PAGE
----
5. Lowered CPU usage and started using RT scheduling for the main thread. This results in a rock stable 100Hz main loop.
  6. Some optimizations for the USB fiq driver and the ath9k driver that I’ll submit soon.
  7. Input stream uses a non-reliable channel now with a fixed 30Hz frequency instead of the previous reliable channel. Works better in low-connectivity situations.
  8. I started to be familiar a bit with kernel and driver code. This will probably prove useful in the future.
  9. All the hardware that I’m interested in is now working and connected. This includes:
  • raspi camera
  • accelerometer / gyroscope / compass
  • barometer / thermometer
  • sonar
  • adc
  • gps
  • camera servo
  • motors


Now I’m working on creating a test rig for the quadcopter to check my pids. It involves a clothes hanger, zip ties, a chair, a wood stick and some strings. I’ll make a youtube video of this one in action but here’s a photo in the mean time:


Happy new year!

Odroid W ADC

One of the advantages of the Odroid W is that is has 2 onboard ADCs that are perfect for the current/voltage sensor. They support up to 2.5v max while the AttoPilot 90A/50V goes to 3.3v max. This reduces the range to 67A and 37V which is more than enough for the 50A silkopter will use at max throttle.

Hardkernel provided a Raspbian image with the modules needed to get the 5T619 chip functional – including the adc – but when I tried it a few weeks ago the mpu9250 was getting regular bus errors and even kernel panics.

A few days ago I decided to test some more on a raspberry pi model A, to eliminate any unknowns from the odroid w board. So I connected a SRF02 sonar to i2c-0 to simulate the 5T619 and the mpu9250 to i2c-1. Simply trying to talk to both of them resulted in kernel panics. After 2 evenings of debugging it turns out that the hardkernel raspbian kernel had combined transactions turned on and the i2c-bcm2708.c kernel module has an issue with combined transactions if one or both of the busses has heavy traffic. I managed to find the bug – a small one actually – and the kernel panic was gone.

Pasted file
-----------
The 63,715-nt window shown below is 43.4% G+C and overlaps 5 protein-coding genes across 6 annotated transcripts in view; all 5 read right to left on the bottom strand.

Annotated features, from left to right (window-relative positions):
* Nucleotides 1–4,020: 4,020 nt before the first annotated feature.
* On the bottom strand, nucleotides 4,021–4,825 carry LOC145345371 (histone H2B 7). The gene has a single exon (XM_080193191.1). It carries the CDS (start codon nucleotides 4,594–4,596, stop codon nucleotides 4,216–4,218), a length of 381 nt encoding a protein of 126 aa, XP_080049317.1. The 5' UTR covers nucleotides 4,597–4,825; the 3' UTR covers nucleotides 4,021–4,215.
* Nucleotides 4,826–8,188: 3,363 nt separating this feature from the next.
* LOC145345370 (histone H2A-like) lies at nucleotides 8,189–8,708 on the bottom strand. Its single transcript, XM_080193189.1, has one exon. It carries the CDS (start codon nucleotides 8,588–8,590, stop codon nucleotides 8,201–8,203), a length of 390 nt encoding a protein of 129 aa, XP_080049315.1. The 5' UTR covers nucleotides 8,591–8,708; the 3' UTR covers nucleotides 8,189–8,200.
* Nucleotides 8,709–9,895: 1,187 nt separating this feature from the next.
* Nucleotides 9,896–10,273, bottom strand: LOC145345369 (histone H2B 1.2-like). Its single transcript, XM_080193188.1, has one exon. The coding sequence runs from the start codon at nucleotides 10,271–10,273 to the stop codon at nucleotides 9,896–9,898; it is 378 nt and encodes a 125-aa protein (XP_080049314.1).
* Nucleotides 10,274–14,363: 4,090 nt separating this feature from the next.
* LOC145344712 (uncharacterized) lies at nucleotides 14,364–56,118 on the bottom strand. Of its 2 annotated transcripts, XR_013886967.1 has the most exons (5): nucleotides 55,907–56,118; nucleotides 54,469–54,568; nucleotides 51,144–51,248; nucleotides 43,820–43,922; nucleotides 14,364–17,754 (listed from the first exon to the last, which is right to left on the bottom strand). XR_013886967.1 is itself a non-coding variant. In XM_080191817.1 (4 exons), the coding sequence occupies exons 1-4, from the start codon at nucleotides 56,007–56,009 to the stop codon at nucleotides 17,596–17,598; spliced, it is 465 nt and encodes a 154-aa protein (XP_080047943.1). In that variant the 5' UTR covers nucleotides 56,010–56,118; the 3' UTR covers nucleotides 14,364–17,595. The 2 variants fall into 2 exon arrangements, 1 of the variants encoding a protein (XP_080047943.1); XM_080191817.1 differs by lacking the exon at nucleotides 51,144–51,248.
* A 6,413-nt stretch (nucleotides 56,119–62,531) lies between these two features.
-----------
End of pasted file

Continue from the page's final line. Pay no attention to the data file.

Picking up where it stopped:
So I could talk to the mpu and I could talk to the sonar and also the adc chip on the odroid board.

However, as soon as I started raspivid or raspistill – or anything using the camera – i2c-0 stopped working even after killing the process. Turns out that the GPU makes use of the i2c-0 to talk to the camera and it changes the SCL.0 and SDA.0 pins from ALT0 to IN. And it leaves them like that until a reboot or I manually change them back…

So now I have the ADC working, the camera working as well but not both together. My only chance is to change the i2c-0 pin mode back to IN after every call to mmal and hope the camera doesn’t use the bus between mmal calls. Hopefully this will fix the issue but it’s a very ugly hack.

At least I have ADC working, the battery module committed in the brain and integrating the battery capacity from the current readings.

Next I want to autodetect the number of cells in the battery and estimate the capacity at startup.

Also it would be nice if the ground station detected when the battery was replaced and ask for the capacity of the new one.